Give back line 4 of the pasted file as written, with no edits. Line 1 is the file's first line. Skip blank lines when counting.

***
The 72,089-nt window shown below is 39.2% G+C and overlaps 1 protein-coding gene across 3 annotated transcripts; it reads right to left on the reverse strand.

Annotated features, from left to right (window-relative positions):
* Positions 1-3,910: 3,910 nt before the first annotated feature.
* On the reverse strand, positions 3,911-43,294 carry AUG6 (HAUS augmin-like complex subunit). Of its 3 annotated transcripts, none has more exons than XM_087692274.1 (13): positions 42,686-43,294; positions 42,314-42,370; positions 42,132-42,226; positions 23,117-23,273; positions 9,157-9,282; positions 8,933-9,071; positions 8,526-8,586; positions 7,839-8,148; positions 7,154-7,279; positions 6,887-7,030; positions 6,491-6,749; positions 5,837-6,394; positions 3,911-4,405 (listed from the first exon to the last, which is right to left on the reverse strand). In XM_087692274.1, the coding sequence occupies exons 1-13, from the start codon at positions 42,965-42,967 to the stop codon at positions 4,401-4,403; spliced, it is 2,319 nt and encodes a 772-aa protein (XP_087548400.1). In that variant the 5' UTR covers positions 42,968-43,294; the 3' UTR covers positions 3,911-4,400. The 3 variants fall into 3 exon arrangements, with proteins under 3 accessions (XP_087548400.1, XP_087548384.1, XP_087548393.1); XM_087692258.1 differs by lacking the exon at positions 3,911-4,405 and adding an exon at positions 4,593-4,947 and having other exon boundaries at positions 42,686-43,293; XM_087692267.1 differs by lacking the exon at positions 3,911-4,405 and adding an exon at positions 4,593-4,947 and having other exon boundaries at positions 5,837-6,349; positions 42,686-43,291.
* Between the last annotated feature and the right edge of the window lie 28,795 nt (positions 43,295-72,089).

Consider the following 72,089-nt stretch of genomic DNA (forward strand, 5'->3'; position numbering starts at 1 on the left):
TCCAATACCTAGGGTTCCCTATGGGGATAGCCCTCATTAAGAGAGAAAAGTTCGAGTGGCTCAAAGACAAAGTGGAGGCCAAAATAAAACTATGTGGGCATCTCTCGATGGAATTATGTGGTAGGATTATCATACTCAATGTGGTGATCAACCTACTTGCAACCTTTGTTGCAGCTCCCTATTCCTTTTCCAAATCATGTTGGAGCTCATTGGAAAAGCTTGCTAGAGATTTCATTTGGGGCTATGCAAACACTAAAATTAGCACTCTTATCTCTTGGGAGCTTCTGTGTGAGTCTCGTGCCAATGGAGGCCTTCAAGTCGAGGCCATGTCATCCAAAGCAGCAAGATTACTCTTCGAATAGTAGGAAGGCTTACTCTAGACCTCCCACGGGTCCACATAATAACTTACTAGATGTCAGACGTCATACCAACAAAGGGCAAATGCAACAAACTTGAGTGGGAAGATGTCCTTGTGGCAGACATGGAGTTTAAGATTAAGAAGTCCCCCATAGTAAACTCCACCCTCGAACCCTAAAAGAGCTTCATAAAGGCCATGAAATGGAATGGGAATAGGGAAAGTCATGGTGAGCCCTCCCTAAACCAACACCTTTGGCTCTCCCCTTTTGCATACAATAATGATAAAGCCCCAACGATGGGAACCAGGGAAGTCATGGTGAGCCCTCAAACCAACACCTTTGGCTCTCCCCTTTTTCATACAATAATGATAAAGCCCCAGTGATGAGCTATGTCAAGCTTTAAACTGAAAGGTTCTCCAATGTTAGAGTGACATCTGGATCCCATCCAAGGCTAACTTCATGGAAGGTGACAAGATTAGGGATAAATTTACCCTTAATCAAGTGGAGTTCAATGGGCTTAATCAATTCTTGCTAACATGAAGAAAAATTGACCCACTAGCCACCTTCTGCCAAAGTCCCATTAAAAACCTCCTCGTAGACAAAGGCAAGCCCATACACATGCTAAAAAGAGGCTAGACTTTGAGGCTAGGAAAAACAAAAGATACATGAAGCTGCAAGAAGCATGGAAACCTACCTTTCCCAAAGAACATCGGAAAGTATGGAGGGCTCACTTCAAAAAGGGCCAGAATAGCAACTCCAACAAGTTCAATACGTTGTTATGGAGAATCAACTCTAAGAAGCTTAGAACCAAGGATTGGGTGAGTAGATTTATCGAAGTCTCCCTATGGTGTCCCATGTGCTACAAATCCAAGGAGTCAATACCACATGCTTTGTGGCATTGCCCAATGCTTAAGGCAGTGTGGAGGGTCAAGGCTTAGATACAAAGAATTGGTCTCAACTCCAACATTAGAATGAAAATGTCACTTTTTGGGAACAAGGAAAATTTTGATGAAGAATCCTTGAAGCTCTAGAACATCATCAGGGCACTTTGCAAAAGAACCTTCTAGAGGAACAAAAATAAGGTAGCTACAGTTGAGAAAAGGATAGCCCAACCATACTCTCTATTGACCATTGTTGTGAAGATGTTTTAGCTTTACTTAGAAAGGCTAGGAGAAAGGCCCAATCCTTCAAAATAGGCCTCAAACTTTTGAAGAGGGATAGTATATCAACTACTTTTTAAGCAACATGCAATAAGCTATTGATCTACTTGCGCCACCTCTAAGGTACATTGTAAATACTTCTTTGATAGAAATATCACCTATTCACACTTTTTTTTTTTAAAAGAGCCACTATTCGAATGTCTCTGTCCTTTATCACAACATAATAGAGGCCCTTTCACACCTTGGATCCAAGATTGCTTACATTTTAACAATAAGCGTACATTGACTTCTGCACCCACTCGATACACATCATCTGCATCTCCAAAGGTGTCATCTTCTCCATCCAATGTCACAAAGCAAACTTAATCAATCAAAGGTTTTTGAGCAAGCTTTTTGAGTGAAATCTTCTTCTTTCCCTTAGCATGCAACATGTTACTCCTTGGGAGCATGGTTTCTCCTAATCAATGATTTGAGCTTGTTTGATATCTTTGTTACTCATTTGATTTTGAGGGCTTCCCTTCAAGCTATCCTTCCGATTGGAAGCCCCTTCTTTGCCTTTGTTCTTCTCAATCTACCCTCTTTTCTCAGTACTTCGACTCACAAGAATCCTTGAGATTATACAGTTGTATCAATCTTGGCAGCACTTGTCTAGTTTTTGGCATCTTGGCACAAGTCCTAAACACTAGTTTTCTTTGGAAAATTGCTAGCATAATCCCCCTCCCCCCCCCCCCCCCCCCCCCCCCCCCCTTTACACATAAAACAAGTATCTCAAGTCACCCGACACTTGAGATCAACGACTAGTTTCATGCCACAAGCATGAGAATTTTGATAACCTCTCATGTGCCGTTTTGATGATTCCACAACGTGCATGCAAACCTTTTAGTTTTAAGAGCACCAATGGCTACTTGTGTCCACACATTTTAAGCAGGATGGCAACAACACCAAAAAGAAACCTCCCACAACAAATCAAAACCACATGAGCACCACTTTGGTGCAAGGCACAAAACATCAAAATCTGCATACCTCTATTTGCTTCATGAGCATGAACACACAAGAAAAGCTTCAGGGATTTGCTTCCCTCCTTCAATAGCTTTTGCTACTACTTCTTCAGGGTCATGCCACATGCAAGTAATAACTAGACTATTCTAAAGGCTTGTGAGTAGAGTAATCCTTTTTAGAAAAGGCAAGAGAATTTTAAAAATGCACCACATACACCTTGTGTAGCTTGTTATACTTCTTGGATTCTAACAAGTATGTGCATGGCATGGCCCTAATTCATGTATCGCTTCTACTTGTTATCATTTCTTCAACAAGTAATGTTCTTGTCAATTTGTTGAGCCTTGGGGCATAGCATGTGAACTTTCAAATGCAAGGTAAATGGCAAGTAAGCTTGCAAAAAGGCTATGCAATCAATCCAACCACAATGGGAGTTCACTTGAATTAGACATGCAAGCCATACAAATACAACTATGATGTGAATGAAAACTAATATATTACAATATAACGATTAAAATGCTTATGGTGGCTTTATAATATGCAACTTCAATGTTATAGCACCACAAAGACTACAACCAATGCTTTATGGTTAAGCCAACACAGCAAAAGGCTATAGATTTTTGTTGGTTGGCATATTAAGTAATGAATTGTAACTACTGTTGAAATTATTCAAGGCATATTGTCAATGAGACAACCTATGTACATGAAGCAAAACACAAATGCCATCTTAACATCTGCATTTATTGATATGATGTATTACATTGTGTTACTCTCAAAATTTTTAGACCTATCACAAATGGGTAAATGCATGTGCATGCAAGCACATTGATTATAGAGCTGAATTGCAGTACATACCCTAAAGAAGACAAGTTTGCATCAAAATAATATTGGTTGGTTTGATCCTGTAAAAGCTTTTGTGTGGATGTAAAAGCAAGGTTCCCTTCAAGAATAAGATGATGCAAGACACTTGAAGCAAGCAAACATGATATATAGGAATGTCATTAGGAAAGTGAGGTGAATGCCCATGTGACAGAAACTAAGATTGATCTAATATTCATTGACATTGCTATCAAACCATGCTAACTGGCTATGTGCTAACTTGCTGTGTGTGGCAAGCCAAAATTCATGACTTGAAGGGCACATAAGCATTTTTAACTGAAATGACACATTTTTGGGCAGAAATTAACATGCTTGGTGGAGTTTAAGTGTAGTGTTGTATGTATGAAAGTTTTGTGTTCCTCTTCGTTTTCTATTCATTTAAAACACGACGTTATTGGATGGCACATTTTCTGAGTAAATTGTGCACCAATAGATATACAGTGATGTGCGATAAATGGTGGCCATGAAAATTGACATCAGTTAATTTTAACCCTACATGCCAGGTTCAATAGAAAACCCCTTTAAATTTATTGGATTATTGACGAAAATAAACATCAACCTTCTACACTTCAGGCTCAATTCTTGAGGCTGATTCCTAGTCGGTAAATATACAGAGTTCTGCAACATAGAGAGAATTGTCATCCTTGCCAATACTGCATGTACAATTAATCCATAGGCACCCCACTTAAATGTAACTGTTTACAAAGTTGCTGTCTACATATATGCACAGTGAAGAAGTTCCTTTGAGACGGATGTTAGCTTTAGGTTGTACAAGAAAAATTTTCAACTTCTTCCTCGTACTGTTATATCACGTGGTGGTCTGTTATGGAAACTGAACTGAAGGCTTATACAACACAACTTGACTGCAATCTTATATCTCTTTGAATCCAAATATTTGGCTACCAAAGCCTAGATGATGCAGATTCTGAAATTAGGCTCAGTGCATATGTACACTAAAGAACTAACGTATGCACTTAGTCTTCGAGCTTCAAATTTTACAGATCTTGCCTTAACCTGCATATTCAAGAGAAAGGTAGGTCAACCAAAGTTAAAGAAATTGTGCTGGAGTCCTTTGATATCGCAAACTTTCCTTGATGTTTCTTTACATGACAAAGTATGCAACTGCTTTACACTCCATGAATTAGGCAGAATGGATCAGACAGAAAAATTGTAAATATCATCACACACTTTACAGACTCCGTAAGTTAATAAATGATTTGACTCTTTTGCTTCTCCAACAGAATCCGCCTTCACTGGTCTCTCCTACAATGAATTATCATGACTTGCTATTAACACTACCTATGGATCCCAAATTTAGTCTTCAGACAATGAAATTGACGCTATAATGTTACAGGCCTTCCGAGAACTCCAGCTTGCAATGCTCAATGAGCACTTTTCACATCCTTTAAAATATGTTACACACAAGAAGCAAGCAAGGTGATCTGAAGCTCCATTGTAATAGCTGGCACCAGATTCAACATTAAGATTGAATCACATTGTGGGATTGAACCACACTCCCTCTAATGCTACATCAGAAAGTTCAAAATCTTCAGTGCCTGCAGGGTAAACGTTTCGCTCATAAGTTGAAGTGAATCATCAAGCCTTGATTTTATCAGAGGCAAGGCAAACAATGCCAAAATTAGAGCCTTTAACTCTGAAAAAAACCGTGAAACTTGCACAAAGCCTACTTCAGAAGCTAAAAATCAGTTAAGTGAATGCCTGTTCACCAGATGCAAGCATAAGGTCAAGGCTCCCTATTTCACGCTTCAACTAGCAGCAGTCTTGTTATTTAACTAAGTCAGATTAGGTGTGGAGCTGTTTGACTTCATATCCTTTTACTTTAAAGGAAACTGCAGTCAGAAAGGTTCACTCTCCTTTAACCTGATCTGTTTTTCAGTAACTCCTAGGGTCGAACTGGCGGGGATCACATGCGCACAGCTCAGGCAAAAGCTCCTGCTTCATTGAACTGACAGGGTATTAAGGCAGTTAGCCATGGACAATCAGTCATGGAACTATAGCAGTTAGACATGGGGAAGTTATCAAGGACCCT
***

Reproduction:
* On the reverse strand, positions 3,911-43,294 carry AUG6 (HAUS augmin-like complex subunit). Of its 3 annotated transcripts, none has more exons than XM_087692274.1 (13): positions 42,686-43,294; positions 42,314-42,370; positions 42,132-42,226; positions 23,117-23,273; positions 9,157-9,282; positions 8,933-9,071; positions 8,526-8,586; positions 7,839-8,148; positions 7,154-7,279; positions 6,887-7,030; positions 6,491-6,749; positions 5,837-6,394; positions 3,911-4,405 (listed from the first exon to the last, which is right to left on the reverse strand). In XM_087692274.1, the coding sequence occupies exons 1-13, from the start codon at positions 42,965-42,967 to the stop codon at positions 4,401-4,403; spliced, it is 2,319 nt and encodes a 772-aa protein (XP_087548400.1). In that variant the 5' UTR covers positions 42,968-43,294; the 3' UTR covers positions 3,911-4,400. The 3 variants fall into 3 exon arrangements, with proteins under 3 accessions (XP_087548400.1, XP_087548384.1, XP_087548393.1); XM_087692258.1 differs by lacking the exon at positions 3,911-4,405 and adding an exon at positions 4,593-4,947 and having other exon boundaries at positions 42,686-43,293; XM_087692267.1 differs by lacking the exon at positions 3,911-4,405 and adding an exon at positions 4,593-4,947 and having other exon boundaries at positions 5,837-6,349; positions 42,686-43,291.